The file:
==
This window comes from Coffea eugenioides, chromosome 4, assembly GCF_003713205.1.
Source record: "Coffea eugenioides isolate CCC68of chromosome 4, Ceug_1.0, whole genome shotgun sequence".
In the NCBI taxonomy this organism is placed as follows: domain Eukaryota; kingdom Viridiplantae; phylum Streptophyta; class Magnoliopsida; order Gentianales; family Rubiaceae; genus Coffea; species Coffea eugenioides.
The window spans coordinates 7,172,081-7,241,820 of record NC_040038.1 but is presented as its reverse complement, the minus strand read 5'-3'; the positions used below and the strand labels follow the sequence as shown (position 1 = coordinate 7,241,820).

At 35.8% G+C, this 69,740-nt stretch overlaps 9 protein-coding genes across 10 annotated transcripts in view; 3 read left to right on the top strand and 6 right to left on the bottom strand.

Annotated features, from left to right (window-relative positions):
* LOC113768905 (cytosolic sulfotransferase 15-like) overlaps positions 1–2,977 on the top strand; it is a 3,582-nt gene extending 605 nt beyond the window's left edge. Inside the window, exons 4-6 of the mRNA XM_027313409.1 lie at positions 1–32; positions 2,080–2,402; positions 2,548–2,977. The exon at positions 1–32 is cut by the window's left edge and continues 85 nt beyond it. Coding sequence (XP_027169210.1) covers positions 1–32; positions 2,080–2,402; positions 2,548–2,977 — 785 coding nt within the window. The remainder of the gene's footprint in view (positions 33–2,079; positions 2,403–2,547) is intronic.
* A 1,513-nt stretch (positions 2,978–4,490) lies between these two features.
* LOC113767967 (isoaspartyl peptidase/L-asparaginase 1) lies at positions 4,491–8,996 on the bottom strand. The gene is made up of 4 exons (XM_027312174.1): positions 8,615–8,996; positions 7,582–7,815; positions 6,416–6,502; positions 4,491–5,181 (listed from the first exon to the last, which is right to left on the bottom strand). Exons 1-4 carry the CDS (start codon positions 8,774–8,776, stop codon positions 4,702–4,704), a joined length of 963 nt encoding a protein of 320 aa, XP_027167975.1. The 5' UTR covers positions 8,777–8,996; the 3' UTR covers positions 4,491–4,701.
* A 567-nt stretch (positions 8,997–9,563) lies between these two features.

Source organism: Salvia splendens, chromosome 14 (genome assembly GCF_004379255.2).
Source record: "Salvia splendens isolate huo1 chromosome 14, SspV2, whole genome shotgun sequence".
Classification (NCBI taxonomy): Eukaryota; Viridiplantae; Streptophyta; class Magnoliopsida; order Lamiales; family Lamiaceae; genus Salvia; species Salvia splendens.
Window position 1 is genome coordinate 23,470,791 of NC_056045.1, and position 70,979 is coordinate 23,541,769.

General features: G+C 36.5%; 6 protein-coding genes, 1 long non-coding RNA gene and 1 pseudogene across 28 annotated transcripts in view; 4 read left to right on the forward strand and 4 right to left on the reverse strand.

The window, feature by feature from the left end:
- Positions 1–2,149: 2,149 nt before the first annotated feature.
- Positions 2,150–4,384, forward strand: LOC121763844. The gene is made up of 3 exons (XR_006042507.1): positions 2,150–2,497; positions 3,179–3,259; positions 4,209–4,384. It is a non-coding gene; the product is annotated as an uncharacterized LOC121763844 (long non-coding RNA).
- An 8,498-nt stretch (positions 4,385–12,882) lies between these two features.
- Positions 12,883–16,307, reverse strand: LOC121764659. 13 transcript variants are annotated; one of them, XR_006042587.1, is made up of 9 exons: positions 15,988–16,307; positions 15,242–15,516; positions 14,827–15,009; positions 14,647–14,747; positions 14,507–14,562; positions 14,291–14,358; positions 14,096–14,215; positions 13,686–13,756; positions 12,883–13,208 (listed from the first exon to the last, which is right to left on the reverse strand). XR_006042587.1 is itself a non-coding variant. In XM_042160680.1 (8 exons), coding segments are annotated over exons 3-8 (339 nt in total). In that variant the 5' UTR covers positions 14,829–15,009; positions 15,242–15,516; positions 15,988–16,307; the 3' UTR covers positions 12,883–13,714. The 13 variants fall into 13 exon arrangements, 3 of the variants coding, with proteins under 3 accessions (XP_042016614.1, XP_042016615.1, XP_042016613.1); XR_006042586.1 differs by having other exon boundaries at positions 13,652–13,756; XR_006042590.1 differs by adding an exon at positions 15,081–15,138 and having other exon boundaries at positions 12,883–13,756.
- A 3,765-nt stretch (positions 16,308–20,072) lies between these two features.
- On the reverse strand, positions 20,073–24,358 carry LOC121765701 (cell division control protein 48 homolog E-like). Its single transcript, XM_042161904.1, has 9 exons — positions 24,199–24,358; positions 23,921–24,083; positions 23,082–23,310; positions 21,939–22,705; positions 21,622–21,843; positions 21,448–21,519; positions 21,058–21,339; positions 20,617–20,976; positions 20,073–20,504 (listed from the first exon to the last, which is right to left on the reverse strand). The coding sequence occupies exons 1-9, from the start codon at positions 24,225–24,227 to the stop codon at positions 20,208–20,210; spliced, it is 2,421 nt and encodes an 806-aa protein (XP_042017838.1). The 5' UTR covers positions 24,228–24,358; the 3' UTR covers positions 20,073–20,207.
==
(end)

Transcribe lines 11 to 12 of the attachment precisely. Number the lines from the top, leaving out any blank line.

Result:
Source organism: Salvia splendens, chromosome 14 (genome assembly GCF_004379255.2).
Source record: "Salvia splendens isolate huo1 chromosome 14, SspV2, whole genome shotgun sequence".